Based on R.J. Palacio’s book, ‘Wonder’ does its best to not over-sentimentalise the subject matter. Many issue based movies have fallen into the trap of being preachy and sugar-coating the drama with tears and over-ripe drama. Although ‘Wonder’ has a few tearful scenes, it almost manages not to manipulate viewers with its story. Audiences can spot an emotionally fake film a mile away with ‘Wonder’ walking the tight-rope of drama and moral messages with ease.

Isabel (Julia Roberts) and Nate (Owen Wilson) are married parents of teenage daughter Via (Izabela Vidovic) and young son August (Jacob Tremblay). They are loving parents who would do anything for their children and especially their son who has a facial deformity. Wanting a normal life as possible for him, they enrol him in a mainstream school. Although concerned how people will react to August, Isabel and Nate hope his presence teaches those around him the value of acceptance. The road towards this is rocky as people attempt to adjust to a different-looking person in their lives.

‘Wonder’ runs the gamut of emotions as it slowly reveals people’s responses to August’s presence. Alarm, bullying, sympathy and friendship are all shown with the reactions feeling genuine. Jacob Tremblay’s performance as the stoic child is amazing with his character’s quiet strength amidst a strange world quite powerful. This isn’t an artificial ‘Forrest Gump’-style morality play, but an authentic exploration of dealing with things many don’t understand. Roberts, Wilson and Vidovic are equally first rate as the family coping with their own relationships with August and each other.

Whilst moments are over-saturated with sentimentality, ‘Wonder’ tells its tale well. Director Stephen Chbosky deserves credit for moving the story along less familiar paths with outcomes delivering genuine surprises. The screenplay successfully deals with several topics and has many narrative strands to get through. That it effectively ties everything together into the central themes shows the level of care into making viewing memorable. The score also remembers not to over-use the swirling violins so common in these films with an understated soundtrack allowing the actions and dialogue to generate the film’s true power.

It’s easy delivering a serving of schmaltzy daytime TV-style weep-fest. ‘Wonder’ certainly isn’t that with the finely balanced and strong script generally avoiding such clichés. Its’ messages of accepting people despite their differences is a lesson all should learn in life’s daily commute.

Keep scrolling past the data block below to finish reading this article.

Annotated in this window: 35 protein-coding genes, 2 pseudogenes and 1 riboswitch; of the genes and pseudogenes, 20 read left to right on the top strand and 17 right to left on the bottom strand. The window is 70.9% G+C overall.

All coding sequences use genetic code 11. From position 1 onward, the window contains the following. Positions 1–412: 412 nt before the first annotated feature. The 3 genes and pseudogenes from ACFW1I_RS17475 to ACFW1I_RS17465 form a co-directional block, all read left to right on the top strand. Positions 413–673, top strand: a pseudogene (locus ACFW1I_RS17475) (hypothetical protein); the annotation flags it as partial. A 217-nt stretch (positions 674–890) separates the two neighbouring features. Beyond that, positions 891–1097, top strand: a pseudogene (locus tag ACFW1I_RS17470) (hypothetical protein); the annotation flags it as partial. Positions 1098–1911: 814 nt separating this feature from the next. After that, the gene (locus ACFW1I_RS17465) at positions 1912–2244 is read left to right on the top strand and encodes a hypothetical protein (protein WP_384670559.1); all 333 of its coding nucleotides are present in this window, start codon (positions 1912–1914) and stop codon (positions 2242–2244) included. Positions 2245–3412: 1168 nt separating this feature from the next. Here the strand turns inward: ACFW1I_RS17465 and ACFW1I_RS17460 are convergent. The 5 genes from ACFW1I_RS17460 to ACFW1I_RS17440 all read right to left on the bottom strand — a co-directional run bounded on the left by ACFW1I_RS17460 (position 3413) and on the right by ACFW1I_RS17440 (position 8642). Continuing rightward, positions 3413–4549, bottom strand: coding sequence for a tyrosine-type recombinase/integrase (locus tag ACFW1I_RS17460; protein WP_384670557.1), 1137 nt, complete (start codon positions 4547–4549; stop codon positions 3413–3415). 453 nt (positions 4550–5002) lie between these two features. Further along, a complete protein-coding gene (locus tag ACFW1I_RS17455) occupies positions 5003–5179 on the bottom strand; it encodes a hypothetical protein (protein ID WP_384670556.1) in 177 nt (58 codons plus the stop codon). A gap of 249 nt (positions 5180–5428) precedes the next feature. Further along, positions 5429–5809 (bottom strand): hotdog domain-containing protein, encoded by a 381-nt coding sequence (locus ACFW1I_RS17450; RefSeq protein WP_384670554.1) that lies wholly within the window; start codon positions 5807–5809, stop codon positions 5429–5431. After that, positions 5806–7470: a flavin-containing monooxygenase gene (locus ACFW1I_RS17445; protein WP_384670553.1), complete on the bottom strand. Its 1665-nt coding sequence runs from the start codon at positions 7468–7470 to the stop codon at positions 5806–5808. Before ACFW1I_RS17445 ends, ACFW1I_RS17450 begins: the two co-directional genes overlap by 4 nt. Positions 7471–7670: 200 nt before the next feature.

Rating out of 10: 8

Only the Brave

There have been a myriad of movies about fire-fighters and their bravery. Even if you’ve seen most of them, they still show their determined courage in saving lives. That’s why such films have been so gripping as they are true-life tales of humanity at their finest. ‘Only the Brave’ continues in this style with an engrossing story. Based on true events, its authenticity effectively highlights how those fighting deadly blazes warrant our unending admiration.

The Granite Mountain Hotshots are an elite group of fire-fighters ready to serve. Among the team are Eric (Josh Brolin), Brendan (Miles Teller) and Jesse (James Badge Dale). A highly skilled group whose experience is needed with a cataclysmic fire erupts. Tackling a blaze at Yarnell Hill Arizona, they encounter obstacles at every turn. Fighting to protect citizens in its path, the fire-fighters use every arsenal at their disposal to extinguish the destructive flames.

Solidly directed by Joseph Kosinski, ‘Only the Brave’ is a compelling look at teamwork. As the title suggests, bravery plays a huge role in how the characters deal with the fiery fury they face daily. Whilst no one character dominates the narrative, Eric and Brendan’s journey in discovering how their dangerous profession affects their lives and others is interesting. Their interaction with their significant others force them to face their demons and press ahead with new horizons.

‘Only the Brave’ really comes into its own with the CGI and consistently excellent performances. Everything feels very real with the actors grounding their roles without melodrama. It’s incredible to think these events happened with the screenplay taking its time to establish the people who unselfishly put their lives on the line. The special effects are top notch with the techniques used to tackle the shocking blazes just as captivating to watch as the personal dramas.

The sacrifices fire-fighters make on our behalf is starkly told in ‘Only the Brave’. Living each day as if it may be their last, their commitment to our safety comes across well through the script. These movies always have an audience with this companion piece to similar films deserving of finding a viewership of its own.

Rating out of 10: 8